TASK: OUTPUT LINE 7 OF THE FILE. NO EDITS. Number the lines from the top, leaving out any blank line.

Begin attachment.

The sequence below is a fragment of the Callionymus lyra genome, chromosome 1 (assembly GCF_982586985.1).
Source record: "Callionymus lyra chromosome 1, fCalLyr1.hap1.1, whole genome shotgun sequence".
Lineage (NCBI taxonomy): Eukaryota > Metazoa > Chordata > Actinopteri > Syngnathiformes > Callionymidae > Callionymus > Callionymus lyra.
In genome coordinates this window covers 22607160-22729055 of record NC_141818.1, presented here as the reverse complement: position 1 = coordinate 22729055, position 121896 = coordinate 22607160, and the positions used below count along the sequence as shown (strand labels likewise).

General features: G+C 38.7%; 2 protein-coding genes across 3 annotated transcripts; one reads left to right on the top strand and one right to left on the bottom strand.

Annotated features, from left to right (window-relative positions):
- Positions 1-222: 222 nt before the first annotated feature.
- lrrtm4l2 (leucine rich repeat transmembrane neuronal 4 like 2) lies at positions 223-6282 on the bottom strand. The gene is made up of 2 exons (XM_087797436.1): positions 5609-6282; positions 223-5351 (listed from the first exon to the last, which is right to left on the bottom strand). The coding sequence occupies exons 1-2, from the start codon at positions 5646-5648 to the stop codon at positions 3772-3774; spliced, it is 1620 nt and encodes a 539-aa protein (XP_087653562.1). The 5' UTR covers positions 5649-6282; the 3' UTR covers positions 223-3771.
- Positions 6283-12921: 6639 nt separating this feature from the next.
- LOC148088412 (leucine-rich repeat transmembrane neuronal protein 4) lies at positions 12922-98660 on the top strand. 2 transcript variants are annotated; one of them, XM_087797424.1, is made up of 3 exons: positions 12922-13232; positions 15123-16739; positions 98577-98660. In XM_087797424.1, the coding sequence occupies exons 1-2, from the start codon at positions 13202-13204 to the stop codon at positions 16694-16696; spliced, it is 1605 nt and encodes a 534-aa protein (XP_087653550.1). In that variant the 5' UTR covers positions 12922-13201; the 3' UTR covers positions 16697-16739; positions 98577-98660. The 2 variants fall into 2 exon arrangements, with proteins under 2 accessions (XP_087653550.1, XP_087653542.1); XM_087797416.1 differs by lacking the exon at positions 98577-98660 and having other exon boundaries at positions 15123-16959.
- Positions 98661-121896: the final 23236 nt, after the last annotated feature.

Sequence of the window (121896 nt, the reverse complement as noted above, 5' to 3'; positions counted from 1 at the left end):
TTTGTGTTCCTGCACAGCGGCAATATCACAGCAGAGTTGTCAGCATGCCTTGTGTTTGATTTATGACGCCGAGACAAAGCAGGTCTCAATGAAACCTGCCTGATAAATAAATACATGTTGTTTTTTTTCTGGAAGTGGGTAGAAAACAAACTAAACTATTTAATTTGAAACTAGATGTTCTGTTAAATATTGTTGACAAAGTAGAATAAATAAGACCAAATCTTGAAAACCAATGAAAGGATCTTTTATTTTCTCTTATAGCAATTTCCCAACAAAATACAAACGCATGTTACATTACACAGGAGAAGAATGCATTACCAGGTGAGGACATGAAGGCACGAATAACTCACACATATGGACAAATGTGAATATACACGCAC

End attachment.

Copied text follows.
- Positions 1-222: 222 nt before the first annotated feature.